Terms You Should Know

This is an alphabetical glossary of terms that you may encounter while browsing this website.

Market
The group of peer organization in which the university competes for talent to fill positions.
Market Data
Compensation data gathered from similar institutions and companies which assist in keeping compensation decisions aligned with job opportunities available outside of the university.
Market Equity
Refers to pay that is in line with what other comparable employers are paying to employees who have similar skills, responsibilities and experience; same as External Equity.
Medical Campus
The Boston University Medical Campus (BUMC) is located in Boston’s South End, and comprises the Boston University School of Public Health, the Goldman School of Dental Medicine, the Boston University School of Medicine, including the Division of Graduate Medical Sciences, and the Boston Medical Center.
medically necessary
Medically necessary is defined as a service or supply that is provided for and consistent with the symptoms, diagnosis, or treatment of a medical condition, and is consistent with generally accepted standards of medical practice.
medicare
Medicare is the federal program providing health insurance to people over 65 and those who have permanent kidney failure and certain people with disabilities.
Merit Increase Pool
The total budgeted amount for the university-wide annual pay increases. The Merit Increase for a position is based on the performance of the individual in that position. As a result, if an employee is an outstanding performer, they may receive more than the merit pool percentage. If the employee is not a good performer, they may receive less than the merit pool percentage.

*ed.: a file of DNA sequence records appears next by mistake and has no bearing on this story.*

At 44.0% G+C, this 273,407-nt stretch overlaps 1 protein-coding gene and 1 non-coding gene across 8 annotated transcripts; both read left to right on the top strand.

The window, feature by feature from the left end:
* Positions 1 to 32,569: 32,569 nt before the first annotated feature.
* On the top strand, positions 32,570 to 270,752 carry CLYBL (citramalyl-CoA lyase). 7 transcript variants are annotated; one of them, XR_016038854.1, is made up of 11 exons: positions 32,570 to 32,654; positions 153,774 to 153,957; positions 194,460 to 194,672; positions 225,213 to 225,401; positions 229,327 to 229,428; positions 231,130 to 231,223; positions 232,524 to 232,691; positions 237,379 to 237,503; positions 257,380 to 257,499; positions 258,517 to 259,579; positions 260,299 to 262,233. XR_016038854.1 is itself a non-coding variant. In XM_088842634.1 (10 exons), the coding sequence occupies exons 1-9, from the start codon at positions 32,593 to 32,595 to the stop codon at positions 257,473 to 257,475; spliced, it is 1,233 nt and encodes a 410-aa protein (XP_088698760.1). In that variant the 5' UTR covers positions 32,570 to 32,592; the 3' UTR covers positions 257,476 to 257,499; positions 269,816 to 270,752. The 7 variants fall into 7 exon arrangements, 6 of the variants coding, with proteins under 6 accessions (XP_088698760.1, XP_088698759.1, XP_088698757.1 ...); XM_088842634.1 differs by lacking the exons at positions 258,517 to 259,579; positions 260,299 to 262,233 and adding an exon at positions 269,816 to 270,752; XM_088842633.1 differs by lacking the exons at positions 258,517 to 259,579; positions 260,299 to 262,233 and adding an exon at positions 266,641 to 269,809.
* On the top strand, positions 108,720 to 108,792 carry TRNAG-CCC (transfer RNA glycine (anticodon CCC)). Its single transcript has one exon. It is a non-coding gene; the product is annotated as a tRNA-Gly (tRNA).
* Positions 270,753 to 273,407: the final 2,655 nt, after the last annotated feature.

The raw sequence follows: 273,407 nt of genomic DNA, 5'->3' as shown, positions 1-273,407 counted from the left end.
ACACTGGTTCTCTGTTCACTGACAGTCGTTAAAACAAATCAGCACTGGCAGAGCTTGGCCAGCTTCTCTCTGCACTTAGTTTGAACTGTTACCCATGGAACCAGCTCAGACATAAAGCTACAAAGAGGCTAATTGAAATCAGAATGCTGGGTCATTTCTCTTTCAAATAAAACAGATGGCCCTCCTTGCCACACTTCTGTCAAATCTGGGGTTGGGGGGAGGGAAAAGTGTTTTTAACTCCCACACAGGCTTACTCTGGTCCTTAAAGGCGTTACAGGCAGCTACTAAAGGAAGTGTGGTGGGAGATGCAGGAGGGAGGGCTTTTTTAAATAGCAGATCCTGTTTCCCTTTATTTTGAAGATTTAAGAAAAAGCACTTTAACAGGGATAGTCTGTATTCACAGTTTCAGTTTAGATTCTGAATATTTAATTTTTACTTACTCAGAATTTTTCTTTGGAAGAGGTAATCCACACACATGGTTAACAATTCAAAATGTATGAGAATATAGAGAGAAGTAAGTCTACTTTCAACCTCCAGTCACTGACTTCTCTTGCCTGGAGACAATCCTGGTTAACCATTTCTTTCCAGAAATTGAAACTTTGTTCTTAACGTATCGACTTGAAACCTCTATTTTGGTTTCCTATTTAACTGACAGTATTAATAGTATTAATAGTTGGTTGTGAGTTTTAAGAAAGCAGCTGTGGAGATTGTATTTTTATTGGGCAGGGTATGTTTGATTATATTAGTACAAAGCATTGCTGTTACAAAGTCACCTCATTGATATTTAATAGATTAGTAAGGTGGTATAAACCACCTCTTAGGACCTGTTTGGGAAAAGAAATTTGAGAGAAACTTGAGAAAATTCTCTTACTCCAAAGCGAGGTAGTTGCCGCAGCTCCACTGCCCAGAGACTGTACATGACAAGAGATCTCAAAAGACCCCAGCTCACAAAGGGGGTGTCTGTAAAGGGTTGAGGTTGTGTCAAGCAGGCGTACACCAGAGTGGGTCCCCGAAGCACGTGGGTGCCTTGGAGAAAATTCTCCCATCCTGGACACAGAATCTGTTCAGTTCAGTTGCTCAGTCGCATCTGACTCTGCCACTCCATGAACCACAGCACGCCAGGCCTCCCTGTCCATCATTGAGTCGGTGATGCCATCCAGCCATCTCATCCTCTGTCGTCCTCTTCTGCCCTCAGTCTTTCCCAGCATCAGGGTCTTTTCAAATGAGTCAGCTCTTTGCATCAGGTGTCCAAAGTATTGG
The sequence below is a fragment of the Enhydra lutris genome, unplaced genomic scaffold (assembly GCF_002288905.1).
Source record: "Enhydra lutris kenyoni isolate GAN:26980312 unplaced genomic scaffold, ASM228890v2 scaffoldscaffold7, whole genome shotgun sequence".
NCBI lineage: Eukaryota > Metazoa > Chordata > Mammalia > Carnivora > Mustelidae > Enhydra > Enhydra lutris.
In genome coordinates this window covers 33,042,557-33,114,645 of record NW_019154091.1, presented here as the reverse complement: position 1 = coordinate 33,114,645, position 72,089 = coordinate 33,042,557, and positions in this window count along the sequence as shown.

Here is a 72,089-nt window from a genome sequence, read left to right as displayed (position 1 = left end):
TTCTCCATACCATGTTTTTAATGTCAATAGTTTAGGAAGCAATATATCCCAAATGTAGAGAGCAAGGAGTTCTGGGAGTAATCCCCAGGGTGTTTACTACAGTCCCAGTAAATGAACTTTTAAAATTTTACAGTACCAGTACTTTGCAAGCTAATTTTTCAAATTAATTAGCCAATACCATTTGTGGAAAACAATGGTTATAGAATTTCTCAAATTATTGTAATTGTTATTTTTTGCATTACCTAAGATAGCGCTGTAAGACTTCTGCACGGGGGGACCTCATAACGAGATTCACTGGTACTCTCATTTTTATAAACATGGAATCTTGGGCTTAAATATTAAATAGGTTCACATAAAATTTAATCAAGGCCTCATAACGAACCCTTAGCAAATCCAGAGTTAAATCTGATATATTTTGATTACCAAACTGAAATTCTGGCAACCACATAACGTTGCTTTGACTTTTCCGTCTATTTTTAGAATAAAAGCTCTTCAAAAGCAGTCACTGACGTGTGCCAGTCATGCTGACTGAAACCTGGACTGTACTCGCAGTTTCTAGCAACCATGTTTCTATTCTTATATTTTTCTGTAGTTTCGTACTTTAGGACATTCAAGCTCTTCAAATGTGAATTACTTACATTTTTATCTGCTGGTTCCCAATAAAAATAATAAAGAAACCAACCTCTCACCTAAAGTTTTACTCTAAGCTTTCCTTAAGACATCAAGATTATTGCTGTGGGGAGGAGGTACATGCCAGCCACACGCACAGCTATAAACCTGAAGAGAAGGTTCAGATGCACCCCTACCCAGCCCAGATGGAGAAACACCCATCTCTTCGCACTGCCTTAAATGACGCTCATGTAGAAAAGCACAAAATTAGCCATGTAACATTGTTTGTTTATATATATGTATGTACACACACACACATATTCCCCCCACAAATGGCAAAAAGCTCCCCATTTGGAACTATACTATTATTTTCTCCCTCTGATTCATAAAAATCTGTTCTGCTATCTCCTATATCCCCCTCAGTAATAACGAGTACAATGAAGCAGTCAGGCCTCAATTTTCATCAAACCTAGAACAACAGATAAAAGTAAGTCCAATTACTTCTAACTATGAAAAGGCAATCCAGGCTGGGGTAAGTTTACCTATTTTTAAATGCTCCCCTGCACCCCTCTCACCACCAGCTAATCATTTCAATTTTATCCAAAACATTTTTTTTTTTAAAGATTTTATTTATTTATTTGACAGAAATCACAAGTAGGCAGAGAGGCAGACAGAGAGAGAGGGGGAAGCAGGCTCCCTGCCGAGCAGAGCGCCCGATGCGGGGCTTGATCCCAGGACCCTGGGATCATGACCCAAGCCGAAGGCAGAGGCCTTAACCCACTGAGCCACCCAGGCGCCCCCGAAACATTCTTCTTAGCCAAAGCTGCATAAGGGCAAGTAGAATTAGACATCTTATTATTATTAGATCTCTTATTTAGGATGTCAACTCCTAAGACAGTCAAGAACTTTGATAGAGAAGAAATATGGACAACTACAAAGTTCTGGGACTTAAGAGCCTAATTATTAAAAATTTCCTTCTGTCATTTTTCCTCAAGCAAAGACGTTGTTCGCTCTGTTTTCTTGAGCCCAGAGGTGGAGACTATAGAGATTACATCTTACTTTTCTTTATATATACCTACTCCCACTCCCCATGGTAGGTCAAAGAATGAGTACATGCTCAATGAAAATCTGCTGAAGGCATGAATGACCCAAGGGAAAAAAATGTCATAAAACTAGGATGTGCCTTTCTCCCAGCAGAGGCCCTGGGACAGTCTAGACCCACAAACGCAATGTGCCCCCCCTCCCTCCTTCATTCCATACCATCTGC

minimum wage
Minimum wage is the lowest level of earnings for employees set by government legislation.
negotiation
Negotiation is the process of discussion with a view to mutual settlement, usually by the means of a conference.
Non-exempt Employee
An employee who is subject to the provisions of the Fair Labor Standards Act (FLSA). Non-exempt employees are entitled to overtime pay and covered by all other FLSA wage and hour provisions.
orientation
Orientation is the introduction of employees to their jobs, co-workers, and the organization by providing them with information regarding such items as policies, procedures, company history, goals, culture, and work rules.
OSHA
OSHA (Occupational Safety and Health Administration) is the law and its administration relating to the health and safety of personnel at work.
out-of-network care
Out-of-network care is care received from a provider that is not part of the approved network of providers; or, for members of an HMO, care that is not directed by your primary care physician.
out-of-pocket limit
Out-of-pocket limit is the maximum amount of covered medical and surgical expenses you and your family could pay each year. After you have met the annual deductible, you generally pay 20% of covered expenses, up to your out-of-pocket limit. Once you have reached your out-of-pocket limit, the plan pays 100% of covered expenses for the remainder of the calendar year. Certain expenses may not count toward your out-of-pocket limit. Also, your plan deductible does not count toward your annual out-of-pocket limit.
overtime
Overtime is hours worked by an hourly paid employee in excess of 40 or 37½ in the basic workweek as the case may be. Hours in excess are paid at a time and a half rate.